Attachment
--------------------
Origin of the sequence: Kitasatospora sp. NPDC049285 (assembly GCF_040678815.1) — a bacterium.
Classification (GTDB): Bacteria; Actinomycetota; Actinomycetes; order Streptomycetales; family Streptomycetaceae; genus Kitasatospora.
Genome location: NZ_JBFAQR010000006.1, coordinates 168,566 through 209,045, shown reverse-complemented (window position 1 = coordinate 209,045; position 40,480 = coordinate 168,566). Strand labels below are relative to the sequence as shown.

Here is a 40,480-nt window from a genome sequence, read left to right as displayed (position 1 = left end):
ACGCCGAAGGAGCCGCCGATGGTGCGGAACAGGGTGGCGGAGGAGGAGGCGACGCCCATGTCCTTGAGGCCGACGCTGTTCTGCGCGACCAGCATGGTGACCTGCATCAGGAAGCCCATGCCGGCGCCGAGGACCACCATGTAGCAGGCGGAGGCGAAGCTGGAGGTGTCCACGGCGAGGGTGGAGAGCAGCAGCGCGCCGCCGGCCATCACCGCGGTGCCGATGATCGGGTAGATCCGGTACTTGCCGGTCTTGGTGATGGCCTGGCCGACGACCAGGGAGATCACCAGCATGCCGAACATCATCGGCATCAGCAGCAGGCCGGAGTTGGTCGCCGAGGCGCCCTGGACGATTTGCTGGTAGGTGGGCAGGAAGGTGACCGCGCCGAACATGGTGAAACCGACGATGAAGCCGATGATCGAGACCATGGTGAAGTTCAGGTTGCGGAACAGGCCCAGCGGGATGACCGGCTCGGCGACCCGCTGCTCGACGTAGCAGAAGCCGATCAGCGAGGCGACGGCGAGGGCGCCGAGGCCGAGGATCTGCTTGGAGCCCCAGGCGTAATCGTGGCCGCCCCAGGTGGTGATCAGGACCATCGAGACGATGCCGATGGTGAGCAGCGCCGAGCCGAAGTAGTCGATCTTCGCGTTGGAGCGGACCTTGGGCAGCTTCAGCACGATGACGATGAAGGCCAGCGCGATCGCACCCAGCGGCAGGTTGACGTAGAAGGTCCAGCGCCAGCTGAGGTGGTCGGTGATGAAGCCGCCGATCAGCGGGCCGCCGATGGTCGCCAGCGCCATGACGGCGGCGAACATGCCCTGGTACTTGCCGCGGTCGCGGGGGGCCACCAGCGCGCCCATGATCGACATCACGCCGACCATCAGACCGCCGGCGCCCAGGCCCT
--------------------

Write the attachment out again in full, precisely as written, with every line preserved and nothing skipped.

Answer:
Origin of the sequence: Kitasatospora sp. NPDC049285 (assembly GCF_040678815.1) — a bacterium.
Classification (GTDB): Bacteria; Actinomycetota; Actinomycetes; order Streptomycetales; family Streptomycetaceae; genus Kitasatospora.
Genome location: NZ_JBFAQR010000006.1, coordinates 168,566 through 209,045, shown reverse-complemented (window position 1 = coordinate 209,045; position 40,480 = coordinate 168,566). Strand labels below are relative to the sequence as shown.

Here is a 40,480-nt window from a genome sequence, read left to right as displayed (position 1 = left end):
ACGCCGAAGGAGCCGCCGATGGTGCGGAACAGGGTGGCGGAGGAGGAGGCGACGCCCATGTCCTTGAGGCCGACGCTGTTCTGCGCGACCAGCATGGTGACCTGCATCAGGAAGCCCATGCCGGCGCCGAGGACCACCATGTAGCAGGCGGAGGCGAAGCTGGAGGTGTCCACGGCGAGGGTGGAGAGCAGCAGCGCGCCGCCGGCCATCACCGCGGTGCCGATGATCGGGTAGATCCGGTACTTGCCGGTCTTGGTGATGGCCTGGCCGACGACCAGGGAGATCACCAGCATGCCGAACATCATCGGCATCAGCAGCAGGCCGGAGTTGGTCGCCGAGGCGCCCTGGACGATTTGCTGGTAGGTGGGCAGGAAGGTGACCGCGCCGAACATGGTGAAACCGACGATGAAGCCGATGATCGAGACCATGGTGAAGTTCAGGTTGCGGAACAGGCCCAGCGGGATGACCGGCTCGGCGACCCGCTGCTCGACGTAGCAGAAGCCGATCAGCGAGGCGACGGCGAGGGCGCCGAGGCCGAGGATCTGCTTGGAGCCCCAGGCGTAATCGTGGCCGCCCCAGGTGGTGATCAGGACCATCGAGACGATGCCGATGGTGAGCAGCGCCGAGCCGAAGTAGTCGATCTTCGCGTTGGAGCGGACCTTGGGCAGCTTCAGCACGATGACGATGAAGGCCAGCGCGATCGCACCCAGCGGCAGGTTGACGTAGAAGGTCCAGCGCCAGCTGAGGTGGTCGGTGATGAAGCCGCCGATCAGCGGGCCGCCGATGGTCGCCAGCGCCATGACGGCGGCGAACATGCCCTGGTACTTGCCGCGGTCGCGGGGGGCCACCAGCGCGCCCATGATCGACATCACGCCGACCATCAGACCGCCGGCGCCCAGGCCCT